The downside is you may not retrieve all objects in a position, only the topmost one, which should be the object nearest to the camera. But thats maybe what you want =)

I have done this and it works really well.

Good luck,
Frederick

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Quote:
Original post by daviddoria
so with gluUnProject, I just provide the window coordinate (i dont understand why it wants x, y, and Z?? instead of just x and y), the current projection matrix, the current modelview matrix, and the region that I want to select (a viewport?)

ie. if I want to see which object is at window coords 50,60 I would pass as the viewport parameter

glViewport(50, 60, 3, 3)
Nope. You render the scene to the depth buffer, and then feed gluUnproject() the x and y of the mouse, and the z from the depth-buffer under the mouse (use glReadPixels). You also feed it the current modelview and projection matrices, and the current viewport.

The huge advantage of this method is that rather than obtaining the object under the mouse, you will instead obtain the exact x, y, z point in the 3d scene under the mouse. You can compare this point with your objects to find the selected object, or you can use the exact position for texture painting, etc.

Also, if you pick an object using this method, and then move the mouse and pick again, using the exact same depth value, you will obtain the correct result of dragging the selected object (i.e. parallel to the screen, for any projection and transformation).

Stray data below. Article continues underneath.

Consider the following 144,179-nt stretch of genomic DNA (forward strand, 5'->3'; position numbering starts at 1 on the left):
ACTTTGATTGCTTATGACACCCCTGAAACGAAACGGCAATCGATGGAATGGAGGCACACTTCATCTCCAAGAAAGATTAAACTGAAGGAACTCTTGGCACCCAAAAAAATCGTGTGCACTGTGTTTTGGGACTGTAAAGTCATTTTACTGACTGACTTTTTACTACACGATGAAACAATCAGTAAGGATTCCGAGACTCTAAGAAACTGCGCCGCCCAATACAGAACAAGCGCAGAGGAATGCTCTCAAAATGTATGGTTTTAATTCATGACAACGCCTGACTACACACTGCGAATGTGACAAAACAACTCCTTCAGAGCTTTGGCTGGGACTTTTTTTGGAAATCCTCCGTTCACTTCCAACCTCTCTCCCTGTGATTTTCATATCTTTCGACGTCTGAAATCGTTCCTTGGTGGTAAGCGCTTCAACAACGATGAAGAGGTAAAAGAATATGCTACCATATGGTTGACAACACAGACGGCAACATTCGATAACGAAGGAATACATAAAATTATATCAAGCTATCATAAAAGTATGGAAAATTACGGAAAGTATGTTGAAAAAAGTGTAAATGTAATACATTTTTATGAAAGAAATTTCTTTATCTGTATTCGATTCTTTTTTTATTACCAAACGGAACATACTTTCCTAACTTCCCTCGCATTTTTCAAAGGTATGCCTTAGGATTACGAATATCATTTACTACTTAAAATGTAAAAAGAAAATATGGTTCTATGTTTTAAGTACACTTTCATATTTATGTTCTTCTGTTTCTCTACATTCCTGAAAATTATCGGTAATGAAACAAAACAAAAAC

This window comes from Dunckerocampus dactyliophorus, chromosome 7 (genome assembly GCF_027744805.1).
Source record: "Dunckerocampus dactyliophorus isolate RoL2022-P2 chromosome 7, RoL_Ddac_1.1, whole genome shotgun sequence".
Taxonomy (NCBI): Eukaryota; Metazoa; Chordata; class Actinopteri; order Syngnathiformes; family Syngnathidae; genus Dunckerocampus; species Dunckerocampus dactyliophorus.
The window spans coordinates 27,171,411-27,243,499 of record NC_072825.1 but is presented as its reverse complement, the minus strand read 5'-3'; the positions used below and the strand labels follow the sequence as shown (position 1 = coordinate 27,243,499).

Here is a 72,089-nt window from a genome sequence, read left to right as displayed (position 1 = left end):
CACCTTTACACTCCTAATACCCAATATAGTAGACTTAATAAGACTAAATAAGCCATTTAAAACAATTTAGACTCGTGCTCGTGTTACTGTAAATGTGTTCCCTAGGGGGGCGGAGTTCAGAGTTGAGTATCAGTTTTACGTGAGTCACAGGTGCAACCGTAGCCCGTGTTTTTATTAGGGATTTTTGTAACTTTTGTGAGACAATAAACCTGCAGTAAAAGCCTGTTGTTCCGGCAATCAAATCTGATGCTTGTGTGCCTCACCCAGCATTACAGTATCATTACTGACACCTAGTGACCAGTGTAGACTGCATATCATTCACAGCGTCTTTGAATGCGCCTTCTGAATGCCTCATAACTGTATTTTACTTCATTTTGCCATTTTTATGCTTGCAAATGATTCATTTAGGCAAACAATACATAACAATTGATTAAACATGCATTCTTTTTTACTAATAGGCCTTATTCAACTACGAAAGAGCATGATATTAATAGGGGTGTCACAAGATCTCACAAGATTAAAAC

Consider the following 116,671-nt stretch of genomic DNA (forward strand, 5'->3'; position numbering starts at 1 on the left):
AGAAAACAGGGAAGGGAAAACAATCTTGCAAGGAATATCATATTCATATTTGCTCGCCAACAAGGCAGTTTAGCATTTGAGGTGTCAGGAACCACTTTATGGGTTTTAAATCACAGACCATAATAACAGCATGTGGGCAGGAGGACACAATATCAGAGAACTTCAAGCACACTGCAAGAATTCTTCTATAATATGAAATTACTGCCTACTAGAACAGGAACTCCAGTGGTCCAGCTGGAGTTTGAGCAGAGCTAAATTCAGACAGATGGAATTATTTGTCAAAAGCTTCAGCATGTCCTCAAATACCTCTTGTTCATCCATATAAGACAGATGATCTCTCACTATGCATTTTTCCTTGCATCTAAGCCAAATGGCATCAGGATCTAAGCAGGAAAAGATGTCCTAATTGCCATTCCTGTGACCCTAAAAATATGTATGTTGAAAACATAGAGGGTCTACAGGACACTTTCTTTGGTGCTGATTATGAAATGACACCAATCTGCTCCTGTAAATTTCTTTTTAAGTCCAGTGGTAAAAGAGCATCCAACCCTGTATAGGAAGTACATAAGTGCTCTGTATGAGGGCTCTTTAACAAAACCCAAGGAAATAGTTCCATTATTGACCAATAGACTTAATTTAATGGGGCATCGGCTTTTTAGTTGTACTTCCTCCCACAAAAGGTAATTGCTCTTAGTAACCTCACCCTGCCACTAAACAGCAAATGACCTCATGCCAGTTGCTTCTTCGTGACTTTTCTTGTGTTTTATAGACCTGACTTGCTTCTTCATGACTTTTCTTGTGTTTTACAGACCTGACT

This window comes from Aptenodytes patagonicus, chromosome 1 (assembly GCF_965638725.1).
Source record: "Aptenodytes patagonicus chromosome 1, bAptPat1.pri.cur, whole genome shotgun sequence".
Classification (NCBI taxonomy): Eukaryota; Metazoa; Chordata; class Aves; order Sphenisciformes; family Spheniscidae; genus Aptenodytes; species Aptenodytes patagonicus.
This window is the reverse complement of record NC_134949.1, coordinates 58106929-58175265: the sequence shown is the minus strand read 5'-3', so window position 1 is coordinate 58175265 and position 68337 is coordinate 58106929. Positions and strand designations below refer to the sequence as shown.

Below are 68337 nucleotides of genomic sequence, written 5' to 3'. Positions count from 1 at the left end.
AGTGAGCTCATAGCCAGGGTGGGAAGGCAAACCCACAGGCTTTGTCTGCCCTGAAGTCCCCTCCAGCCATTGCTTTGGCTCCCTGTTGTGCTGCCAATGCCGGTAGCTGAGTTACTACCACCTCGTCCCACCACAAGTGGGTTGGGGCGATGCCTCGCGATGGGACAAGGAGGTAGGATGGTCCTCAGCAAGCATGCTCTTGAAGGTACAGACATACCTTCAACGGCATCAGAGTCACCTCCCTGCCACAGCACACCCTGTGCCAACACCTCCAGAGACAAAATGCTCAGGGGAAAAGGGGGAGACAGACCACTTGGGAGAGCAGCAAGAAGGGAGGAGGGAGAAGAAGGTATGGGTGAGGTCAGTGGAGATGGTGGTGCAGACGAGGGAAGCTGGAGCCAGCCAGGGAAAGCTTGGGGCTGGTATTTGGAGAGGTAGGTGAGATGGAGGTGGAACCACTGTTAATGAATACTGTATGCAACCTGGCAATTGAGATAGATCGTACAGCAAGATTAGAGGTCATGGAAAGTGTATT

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hmmm so it seems gluUnProject is not really a replacement for the selection buffer because it gives back a coordinate in 3D space, not an object ID, which is what I am looking for in this case. I was reading that you have to ensure the monitor is in "truecolor" mode for color picking to work - is that really a problem?

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Quote:
Original post by daviddoria
hmmm so it seems gluUnProject is not really a replacement for the selection buffer because it gives back a coordinate in 3D space, not an object ID, which is what I am looking for in this case.
Is it hard to look up an object from a position in your architecture? A simple bounds query should do the trick - I delegate it to my collision library.

Quote:
I was reading that you have to ensure the monitor is in "truecolor" mode for color picking to work - is that really a problem?
If it isn't in true colour mode, then you run the danger that your colours will be clamped/scaled, and when you read them back they won't match.